Mathematics Stack Exchange is a question and answer site for people studying math at any level and professionals in related fields. Join them; it only takes a minute:

Sign up
Here's how it works:
  1. Anybody can ask a question
  2. Anybody can answer
  3. The best answers are voted up and rise to the top

I have come across the following alternating sum, as part of a larger calculation, that I would like to be able to compute efficiently. Can anyone help me simplify this: $$p(n,k,m)=\frac{\sum_{i=1}^{\lfloor\frac{n}{m}\rfloor}(-1)^i\binom{n-im}{k}\binom{k+1}{i}}{\binom{n}{k}}$$ I need to be able to calculate this accurately for small values (about 1-1000) of all the parameters. If an exact simplification is not possible, a good approximation will also helpful. The following constraints apply: $$k<n,\space m<n$$ In case you are interested: If my derivation is correct, the above formula is the exact probability that an ordered partition of $n$ elements into $k+1$ pieces does not contain a summand $\geq m$. The formula was derived in two different ways. By simply counting intervals and by counting points on a truncated $n$-simplex.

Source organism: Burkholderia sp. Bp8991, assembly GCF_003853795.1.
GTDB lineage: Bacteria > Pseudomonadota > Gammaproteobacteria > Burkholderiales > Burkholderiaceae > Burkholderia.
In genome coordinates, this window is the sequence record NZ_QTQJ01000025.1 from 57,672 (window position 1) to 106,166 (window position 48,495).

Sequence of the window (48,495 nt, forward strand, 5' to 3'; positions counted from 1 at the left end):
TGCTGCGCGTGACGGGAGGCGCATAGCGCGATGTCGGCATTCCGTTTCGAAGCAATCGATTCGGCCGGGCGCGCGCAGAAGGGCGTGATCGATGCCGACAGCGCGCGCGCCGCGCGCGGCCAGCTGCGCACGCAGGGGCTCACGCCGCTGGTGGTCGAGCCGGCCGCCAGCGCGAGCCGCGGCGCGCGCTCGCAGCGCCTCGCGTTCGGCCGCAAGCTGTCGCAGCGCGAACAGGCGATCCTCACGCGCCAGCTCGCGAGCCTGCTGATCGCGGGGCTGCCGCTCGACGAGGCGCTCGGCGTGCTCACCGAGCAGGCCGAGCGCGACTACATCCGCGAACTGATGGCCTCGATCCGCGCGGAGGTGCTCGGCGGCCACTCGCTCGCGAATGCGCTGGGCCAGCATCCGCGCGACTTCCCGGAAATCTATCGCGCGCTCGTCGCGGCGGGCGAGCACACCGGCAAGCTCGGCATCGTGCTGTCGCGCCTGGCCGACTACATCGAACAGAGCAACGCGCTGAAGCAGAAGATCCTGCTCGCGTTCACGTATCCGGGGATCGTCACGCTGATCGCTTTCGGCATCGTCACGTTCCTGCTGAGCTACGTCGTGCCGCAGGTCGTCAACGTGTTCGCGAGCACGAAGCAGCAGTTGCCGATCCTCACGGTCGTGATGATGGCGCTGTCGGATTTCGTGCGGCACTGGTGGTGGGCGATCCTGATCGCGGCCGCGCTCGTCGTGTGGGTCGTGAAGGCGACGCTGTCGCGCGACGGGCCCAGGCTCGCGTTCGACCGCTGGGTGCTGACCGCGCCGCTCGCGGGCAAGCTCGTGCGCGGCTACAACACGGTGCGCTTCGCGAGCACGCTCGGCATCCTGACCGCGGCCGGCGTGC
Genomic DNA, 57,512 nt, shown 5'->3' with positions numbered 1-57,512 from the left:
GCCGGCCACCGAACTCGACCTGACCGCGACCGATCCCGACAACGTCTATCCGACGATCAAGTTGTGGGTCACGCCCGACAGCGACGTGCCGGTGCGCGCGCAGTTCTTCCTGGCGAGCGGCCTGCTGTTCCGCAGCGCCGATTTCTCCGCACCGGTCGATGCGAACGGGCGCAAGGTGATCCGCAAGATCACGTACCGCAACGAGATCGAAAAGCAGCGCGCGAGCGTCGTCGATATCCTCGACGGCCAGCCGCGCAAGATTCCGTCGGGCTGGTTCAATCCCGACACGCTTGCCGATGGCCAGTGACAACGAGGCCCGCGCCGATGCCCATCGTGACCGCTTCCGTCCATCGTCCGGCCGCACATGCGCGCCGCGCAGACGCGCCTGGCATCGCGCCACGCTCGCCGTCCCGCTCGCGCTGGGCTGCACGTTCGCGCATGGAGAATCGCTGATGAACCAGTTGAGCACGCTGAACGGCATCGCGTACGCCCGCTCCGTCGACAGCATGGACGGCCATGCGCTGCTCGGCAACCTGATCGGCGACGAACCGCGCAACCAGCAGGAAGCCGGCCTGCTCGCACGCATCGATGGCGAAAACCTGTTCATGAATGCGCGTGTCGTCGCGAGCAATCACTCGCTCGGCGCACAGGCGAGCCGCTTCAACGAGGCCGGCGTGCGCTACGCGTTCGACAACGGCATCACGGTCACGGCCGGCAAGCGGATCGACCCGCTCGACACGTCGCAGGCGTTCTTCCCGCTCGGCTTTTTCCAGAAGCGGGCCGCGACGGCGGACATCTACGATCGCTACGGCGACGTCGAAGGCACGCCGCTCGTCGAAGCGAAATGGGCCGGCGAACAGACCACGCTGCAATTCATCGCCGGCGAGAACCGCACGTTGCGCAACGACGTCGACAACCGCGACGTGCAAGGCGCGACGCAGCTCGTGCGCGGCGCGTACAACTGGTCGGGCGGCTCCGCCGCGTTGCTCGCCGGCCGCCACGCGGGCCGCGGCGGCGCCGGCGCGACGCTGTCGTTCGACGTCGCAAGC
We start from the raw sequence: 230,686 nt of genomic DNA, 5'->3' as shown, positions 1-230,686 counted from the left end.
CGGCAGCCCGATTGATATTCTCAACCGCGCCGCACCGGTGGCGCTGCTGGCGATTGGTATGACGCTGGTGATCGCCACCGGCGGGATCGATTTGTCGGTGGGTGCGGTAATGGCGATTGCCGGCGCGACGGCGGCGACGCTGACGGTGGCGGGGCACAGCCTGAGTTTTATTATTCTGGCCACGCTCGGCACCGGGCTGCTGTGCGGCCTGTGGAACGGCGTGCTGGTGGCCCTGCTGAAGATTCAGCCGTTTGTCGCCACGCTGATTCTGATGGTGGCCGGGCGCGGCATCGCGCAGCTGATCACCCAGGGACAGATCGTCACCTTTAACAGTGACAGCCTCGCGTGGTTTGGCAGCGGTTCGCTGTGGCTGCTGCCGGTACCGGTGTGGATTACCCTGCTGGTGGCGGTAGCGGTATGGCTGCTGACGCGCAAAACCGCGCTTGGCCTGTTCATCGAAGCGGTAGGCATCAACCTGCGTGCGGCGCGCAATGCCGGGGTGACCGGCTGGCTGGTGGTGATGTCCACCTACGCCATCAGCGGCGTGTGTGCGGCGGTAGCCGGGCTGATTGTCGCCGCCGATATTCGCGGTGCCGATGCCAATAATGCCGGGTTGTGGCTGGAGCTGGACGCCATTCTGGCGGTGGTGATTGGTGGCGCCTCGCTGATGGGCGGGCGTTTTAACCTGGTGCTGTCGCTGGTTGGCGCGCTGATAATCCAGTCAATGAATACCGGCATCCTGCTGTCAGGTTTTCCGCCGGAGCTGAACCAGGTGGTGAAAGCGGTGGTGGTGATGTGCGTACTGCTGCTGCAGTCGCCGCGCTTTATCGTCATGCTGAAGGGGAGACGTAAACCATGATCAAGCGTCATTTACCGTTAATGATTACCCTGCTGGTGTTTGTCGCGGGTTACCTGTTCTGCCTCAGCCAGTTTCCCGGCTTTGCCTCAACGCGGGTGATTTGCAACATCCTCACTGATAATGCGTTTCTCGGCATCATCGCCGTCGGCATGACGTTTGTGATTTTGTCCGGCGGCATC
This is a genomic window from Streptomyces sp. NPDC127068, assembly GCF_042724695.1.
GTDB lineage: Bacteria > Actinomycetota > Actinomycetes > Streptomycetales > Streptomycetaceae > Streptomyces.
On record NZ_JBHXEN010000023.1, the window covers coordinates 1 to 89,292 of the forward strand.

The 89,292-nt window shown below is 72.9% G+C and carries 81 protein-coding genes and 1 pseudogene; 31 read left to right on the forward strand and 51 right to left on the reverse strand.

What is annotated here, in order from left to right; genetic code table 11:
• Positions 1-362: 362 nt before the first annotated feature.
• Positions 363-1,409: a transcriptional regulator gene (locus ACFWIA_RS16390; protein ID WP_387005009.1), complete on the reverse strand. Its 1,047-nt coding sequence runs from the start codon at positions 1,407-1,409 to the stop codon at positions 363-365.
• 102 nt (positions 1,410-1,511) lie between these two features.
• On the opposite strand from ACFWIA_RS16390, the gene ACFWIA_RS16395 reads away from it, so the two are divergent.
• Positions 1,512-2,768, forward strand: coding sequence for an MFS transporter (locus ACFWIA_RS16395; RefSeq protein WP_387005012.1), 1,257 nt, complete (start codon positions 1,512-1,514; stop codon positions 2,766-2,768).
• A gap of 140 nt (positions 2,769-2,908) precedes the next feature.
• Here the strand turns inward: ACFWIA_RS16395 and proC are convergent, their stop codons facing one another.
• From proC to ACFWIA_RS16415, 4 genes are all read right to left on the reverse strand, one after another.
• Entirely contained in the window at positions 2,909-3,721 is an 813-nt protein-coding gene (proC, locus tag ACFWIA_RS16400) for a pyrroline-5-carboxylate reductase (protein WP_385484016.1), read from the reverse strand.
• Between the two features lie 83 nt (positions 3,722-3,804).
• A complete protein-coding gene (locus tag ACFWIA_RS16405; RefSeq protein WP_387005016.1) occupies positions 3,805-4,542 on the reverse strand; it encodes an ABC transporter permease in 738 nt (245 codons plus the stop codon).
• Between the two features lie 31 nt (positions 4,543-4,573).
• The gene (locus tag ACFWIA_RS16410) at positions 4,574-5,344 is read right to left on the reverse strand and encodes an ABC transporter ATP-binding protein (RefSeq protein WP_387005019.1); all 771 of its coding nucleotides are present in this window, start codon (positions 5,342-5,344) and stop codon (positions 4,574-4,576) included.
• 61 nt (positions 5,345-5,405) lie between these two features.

share|cite|improve this question
What do you mean by small parameters? If $m=1$ this should simplyfy things and if $m>1$ and $n\sim m$ then the sum should have very few summands. – Simon Markett May 18 '12 at 12:00
Good question. Think of "small" as all parameter values being distributed equally between 1 and 1000, or so. I wrote small to avoid having people come up with asymptotic approximations needlessly. – mbundgaard May 18 '12 at 13:07
Any CAS software will easily compute it. Do you need to do it using floating point numbers? Or am I missing the question? – Sasha May 18 '12 at 13:36
@Sasha I need to calculate these in great numbers within a C program, so I am looking for a formula, that is computationally more affordable. Unfortunately, precomputation is not an option. – mbundgaard May 18 '12 at 13:42

Your Answer


By posting your answer, you agree to the privacy policy and terms of service.

Browse other questions tagged or ask your own question.